Jon Beason.Getty Images

The Giants defense may be without its lone superstar, but it’s far from bereft of talent.

Linebacker Jon Beason is one of a handful of defenders who has had success in the league and, when healthy, is still considered one of the preeminent players at his position.

Besides, when a guy like Beason openly craves contact and laments the yesteryear when two-a-days and full-contact practices were the norm, it’s safe to assume Big Blue has a steady leader on and off the field who can shoulder the burden of a defense that’s currently sans Jason Pierre-Paul.

“It’s a blessing for 9-on-7 [run drills] today. I just wanted to get out there and get my nose bloody,” Beason said when asked about the Giants’ first full-pads practice.


Beason, who missed 12 games last season with a toe injury, was near salivating prior to Wednesday’s practice. Always a very gracious interviewee, the nine-year vet was antsy during his media session. It’s obvious, the veteran noted, that he loves the game, missed his teammates, and is ready for full-contact displays.

“When you’re doing something you feel like you were born to do, I tend to get excited about that,” said Beason.

The linebacker is such a vital cog in new defensive coordinator Steve Spagnuolo’s defense, as he’s the man to call the plays and make on-the-fly adjustments. The stalwart middle linebacker has been the rock for any defense he’s ever manned, so while Pierre-Paul is the most talented player on their defense, Beason may be its most important.

If he stays healthy – no small feat – the Giants have a chance to field a defense that could carry its weight. But whether he can remain healthy is a huge question mark. Beason has not played a full season since 2010, and has played in four or less games every year since 2011 -- with the exception being 2013, when the Giants acquired him from Carolina in a mid-season trade. He ended up playing 12 games for New York that season – 15 overall, including his handful of games with the Panthers.

Last season, the Giants struggled defensively – particularly against the run, ranking a putrid 30th (135.1 allowed per game).

And without Pierre-Paul, who is an underrated run defender, it just adds more pressure to Beason.

He accepts the challenge.

“That's the best kind of pressure, [because] you know it’s an opportunity to do something great, when people put a lot on you,” he said. “Obviously, I think I can do a lot. I think, when [I’m] healthy, we’re a better team, a better defense. The pressure of that pushes me [and] it drives me to do more.”

Head coach Tom Coughlin is certainly glad to see his veteran linebacker healthy, and eager to hit.

“It means a lot [to have Beason back in the lineup]. He refocuses everybody,” said Coughlin, when asked about having Beason’s presence out there again. “He’s got great energy [and] is a very positive guy [with], good leadership.”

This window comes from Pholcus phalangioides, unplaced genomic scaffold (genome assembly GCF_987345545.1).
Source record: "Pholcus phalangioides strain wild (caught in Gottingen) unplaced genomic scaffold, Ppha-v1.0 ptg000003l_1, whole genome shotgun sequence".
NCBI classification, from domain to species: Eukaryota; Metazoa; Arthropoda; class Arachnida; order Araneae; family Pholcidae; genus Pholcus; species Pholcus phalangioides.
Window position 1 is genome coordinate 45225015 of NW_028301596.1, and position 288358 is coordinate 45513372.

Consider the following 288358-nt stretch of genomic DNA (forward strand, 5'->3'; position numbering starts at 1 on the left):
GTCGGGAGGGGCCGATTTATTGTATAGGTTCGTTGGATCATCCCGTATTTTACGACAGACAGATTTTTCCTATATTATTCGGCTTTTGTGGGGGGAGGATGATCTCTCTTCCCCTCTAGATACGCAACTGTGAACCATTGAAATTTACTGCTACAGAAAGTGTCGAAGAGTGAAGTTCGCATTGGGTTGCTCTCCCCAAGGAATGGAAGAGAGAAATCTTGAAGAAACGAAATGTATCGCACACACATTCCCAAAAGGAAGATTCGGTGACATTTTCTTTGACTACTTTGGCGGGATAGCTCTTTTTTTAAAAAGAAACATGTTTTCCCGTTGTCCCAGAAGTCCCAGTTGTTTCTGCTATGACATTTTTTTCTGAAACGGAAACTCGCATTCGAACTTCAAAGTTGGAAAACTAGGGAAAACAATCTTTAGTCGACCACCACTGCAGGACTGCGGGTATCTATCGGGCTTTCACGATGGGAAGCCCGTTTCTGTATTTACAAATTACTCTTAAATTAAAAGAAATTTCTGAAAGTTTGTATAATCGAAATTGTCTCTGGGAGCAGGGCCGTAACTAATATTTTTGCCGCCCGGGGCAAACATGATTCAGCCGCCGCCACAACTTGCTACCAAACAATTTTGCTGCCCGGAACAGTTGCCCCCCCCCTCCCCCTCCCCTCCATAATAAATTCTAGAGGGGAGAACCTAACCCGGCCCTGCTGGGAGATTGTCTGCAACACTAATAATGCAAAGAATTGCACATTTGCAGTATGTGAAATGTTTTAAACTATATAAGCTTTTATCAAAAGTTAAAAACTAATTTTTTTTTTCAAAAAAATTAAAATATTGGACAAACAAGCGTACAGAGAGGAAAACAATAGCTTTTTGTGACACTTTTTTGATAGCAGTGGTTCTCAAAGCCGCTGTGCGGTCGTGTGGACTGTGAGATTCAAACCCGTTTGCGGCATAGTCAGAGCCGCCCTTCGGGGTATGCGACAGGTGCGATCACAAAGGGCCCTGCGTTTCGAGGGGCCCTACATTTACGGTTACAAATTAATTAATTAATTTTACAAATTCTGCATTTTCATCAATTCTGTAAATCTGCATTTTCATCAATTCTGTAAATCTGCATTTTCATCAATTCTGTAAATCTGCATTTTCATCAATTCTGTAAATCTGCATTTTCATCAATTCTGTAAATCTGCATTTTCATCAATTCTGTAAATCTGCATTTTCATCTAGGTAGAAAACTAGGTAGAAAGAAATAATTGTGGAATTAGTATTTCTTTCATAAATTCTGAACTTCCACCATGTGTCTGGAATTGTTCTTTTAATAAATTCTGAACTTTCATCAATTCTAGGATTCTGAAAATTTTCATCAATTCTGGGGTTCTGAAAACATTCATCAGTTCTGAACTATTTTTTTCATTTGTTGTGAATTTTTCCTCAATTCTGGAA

The coach was still non-committal of how many reps – if any – that Beason will get when the Giants collaborate with the Cincinnati Bengals next week in joint sessions. But as far as the preseason matchup against the Bengals in their pre-season opener next weekend, Beason noted he definitely sees himself on the field.

“I better be on that field,” he said. “I don’t want to get dressed for nothing.”

Beason has been nothing but a hard worker since being cleared to play again. Time and again he can be seen with Spagnuolo on the sidelines during special teams work, going over techniques with his coach and working on a heavy-bag to fine-tune his already deft tackling form.

Simply put, the frothing linebacker is ready for some real action, and ready to pick up the slack until Pierre-Paul returns.

“This is as good as I’ve felt in several years heading into camp. I mean, with all my time off, I should be fresher,” he noted, adding his injury history is more bad luck and timing than an indictment on his physical wares. “Football’s an injury-prone sport.”

If he remains healthy for a full 16-game slate for the first time in five seasons, Beason will be the one administering the hurt to opponents, and being the main cog in keeping Big Blue afloat until its franchise defender returns.

Big Blue notes:

-First-round pick Ereck Flowers missed his second-straight day with a hip flexor. Coughlin noted the rookie left tackle is still day-to-day.

-Flowers wasn’t the only one ailing, as there were a few Giants also little banged up during Wednesday’s session as linebacker Jameel McClain (stinger), cornerback Prince Amukamara (groin), and center Weston Richburg (knee tendinitis) all saw extra time from the trainers.

-Sans Flowers and Richburg, the starting five on the offensive line featured Justin Pugh at left tackle, Adam Gettis at left guard, Dallas Reynolds at center, Geoff Schwartz at right guard, and Marshall Newhouse at right tackle.

-Former Giants defensive end Osi Umenyiora will have to wait for his “Retirement Day,” as it was originally scheduled for this week at camp. A team spokesperson said it’ll likely happen later this summer.

-The Giants and Bengals will conduct joint practices next week, first at Big Blue’s facilities, and the other in Cincinnati. One will be in full pads, while the other will only be in “uppers” (helmets, jerseys, and shoulder pads).

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